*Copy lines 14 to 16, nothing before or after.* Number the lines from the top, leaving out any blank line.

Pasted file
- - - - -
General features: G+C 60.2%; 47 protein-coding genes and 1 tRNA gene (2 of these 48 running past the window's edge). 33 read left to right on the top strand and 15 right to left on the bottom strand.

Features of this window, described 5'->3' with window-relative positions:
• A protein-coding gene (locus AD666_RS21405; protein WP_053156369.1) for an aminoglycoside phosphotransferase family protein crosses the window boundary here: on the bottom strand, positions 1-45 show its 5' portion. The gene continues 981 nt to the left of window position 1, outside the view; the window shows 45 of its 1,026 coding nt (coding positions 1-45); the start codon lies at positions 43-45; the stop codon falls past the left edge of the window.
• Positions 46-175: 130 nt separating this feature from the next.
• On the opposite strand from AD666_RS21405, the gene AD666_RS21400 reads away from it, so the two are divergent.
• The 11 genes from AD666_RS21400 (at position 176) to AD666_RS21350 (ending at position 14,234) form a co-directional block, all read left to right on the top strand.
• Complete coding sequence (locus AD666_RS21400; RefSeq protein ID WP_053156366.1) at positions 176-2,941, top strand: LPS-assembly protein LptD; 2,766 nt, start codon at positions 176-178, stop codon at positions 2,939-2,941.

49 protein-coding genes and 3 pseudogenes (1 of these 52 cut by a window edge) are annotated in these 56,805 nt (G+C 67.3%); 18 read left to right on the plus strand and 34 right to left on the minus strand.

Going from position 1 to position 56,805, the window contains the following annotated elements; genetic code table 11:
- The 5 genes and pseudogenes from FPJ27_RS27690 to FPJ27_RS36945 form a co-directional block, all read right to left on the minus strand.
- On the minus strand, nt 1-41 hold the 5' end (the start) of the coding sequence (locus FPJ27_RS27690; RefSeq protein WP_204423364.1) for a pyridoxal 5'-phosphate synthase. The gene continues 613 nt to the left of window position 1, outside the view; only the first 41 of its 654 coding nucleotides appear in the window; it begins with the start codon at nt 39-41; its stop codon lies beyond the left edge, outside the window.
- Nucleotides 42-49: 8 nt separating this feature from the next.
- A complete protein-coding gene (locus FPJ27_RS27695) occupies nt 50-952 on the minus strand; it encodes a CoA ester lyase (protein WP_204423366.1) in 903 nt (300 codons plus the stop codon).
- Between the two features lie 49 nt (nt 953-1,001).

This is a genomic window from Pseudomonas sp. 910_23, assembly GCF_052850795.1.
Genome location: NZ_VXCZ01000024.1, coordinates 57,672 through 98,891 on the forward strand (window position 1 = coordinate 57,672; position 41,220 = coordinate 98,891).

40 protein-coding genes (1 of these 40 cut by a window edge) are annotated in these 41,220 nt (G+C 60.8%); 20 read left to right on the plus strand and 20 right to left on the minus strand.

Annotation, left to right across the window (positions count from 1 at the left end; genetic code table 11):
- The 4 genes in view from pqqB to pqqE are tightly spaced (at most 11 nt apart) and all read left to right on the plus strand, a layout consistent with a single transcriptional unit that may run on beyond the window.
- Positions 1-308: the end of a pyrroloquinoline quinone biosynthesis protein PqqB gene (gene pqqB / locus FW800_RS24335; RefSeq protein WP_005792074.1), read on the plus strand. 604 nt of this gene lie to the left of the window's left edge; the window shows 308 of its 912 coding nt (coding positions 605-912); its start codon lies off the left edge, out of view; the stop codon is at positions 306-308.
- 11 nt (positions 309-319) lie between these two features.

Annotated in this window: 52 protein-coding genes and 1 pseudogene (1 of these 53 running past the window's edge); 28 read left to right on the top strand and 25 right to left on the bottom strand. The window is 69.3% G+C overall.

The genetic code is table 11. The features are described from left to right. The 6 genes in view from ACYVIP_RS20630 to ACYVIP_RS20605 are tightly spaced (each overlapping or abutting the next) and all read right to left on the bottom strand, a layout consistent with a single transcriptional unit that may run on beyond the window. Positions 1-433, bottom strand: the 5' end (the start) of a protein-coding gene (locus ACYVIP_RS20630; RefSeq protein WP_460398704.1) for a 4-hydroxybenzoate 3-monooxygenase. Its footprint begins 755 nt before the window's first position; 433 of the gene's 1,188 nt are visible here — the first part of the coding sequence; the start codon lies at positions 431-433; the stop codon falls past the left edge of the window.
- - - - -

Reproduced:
- Between the two features lie 49 nt (nt 953-1,001).

This is a genomic window from Pseudomonas sp. 910_23, assembly GCF_052850795.1.
Genome location: NZ_VXCZ01000024.1, coordinates 57,672 through 98,891 on the forward strand (window position 1 = coordinate 57,672; position 41,220 = coordinate 98,891).